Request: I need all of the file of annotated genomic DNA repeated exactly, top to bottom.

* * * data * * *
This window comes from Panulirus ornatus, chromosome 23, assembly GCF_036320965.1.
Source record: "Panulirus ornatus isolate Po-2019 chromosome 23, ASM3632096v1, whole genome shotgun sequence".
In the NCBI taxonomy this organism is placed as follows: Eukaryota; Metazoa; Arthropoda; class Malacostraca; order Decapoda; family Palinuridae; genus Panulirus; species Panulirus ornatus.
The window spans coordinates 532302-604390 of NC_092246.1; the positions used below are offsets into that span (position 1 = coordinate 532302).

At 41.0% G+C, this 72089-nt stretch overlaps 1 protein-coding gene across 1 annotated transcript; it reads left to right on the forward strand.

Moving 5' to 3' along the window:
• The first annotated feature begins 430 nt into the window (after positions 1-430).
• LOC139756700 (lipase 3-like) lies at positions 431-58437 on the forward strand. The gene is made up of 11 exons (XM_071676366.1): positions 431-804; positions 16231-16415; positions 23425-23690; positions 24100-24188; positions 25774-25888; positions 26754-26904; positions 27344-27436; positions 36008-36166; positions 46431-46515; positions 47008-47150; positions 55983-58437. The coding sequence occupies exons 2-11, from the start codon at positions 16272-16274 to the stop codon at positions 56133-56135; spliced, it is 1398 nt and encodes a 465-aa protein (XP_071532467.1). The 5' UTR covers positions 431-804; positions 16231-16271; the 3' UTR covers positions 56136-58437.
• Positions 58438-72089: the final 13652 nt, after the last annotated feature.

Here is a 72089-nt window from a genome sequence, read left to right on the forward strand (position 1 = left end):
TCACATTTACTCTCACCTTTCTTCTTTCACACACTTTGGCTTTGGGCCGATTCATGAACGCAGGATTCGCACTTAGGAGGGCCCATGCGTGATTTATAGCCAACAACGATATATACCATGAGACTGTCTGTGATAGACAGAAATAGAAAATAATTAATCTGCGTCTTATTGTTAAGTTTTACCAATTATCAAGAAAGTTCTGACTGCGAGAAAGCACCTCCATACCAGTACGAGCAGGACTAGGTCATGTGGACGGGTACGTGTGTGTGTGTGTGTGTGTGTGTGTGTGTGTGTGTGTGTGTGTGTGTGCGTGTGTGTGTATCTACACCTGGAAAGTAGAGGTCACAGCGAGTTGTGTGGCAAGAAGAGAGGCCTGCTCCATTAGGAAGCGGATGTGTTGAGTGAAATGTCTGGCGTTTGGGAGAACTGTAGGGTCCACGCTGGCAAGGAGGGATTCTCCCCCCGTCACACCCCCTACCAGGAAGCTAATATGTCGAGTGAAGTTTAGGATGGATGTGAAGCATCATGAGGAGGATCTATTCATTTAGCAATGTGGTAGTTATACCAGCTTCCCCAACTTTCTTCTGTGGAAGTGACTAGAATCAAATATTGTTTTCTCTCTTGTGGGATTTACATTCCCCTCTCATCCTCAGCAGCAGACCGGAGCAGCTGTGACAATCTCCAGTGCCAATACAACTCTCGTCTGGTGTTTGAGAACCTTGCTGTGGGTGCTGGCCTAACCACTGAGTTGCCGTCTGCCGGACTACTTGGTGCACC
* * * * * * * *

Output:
This window comes from Panulirus ornatus, chromosome 23, assembly GCF_036320965.1.
Source record: "Panulirus ornatus isolate Po-2019 chromosome 23, ASM3632096v1, whole genome shotgun sequence".
In the NCBI taxonomy this organism is placed as follows: Eukaryota; Metazoa; Arthropoda; class Malacostraca; order Decapoda; family Palinuridae; genus Panulirus; species Panulirus ornatus.
The window spans coordinates 532302-604390 of NC_092246.1; the positions used below are offsets into that span (position 1 = coordinate 532302).

At 41.0% G+C, this 72089-nt stretch overlaps 1 protein-coding gene across 1 annotated transcript; it reads left to right on the forward strand.

Moving 5' to 3' along the window:
• The first annotated feature begins 430 nt into the window (after positions 1-430).
• LOC139756700 (lipase 3-like) lies at positions 431-58437 on the forward strand. The gene is made up of 11 exons (XM_071676366.1): positions 431-804; positions 16231-16415; positions 23425-23690; positions 24100-24188; positions 25774-25888; positions 26754-26904; positions 27344-27436; positions 36008-36166; positions 46431-46515; positions 47008-47150; positions 55983-58437. The coding sequence occupies exons 2-11, from the start codon at positions 16272-16274 to the stop codon at positions 56133-56135; spliced, it is 1398 nt and encodes a 465-aa protein (XP_071532467.1). The 5' UTR covers positions 431-804; positions 16231-16271; the 3' UTR covers positions 56136-58437.
• Positions 58438-72089: the final 13652 nt, after the last annotated feature.

Here is a 72089-nt window from a genome sequence, read left to right on the forward strand (position 1 = left end):
TCACATTTACTCTCACCTTTCTTCTTTCACACACTTTGGCTTTGGGCCGATTCATGAACGCAGGATTCGCACTTAGGAGGGCCCATGCGTGATTTATAGCCAACAACGATATATACCATGAGACTGTCTGTGATAGACAGAAATAGAAAATAATTAATCTGCGTCTTATTGTTAAGTTTTACCAATTATCAAGAAAGTTCTGACTGCGAGAAAGCACCTCCATACCAGTACGAGCAGGACTAGGTCATGTGGACGGGTACGTGTGTGTGTGTGTGTGTGTGTGTGTGTGTGTGTGTGTGTGTGTGTGTGCGTGTGTGTGTATCTACACCTGGAAAGTAGAGGTCACAGCGAGTTGTGTGGCAAGAAGAGAGGCCTGCTCCATTAGGAAGCGGATGTGTTGAGTGAAATGTCTGGCGTTTGGGAGAACTGTAGGGTCCACGCTGGCAAGGAGGGATTCTCCCCCCGTCACACCCCCTACCAGGAAGCTAATATGTCGAGTGAAGTTTAGGATGGATGTGAAGCATCATGAGGAGGATCTATTCATTTAGCAATGTGGTAGTTATACCAGCTTCCCCAACTTTCTTCTGTGGAAGTGACTAGAATCAAATATTGTTTTCTCTCTTGTGGGATTTACATTCCCCTCTCATCCTCAGCAGCAGACCGGAGCAGCTGTGACAATCTCCAGTGCCAATACAACTCTCGTCTGGTGTTTGAGAACCTTGCTGTGGGTGCTGGCCTAACCACTGAGTTGCCGTCTGCCGGACTACTTGGTGCACC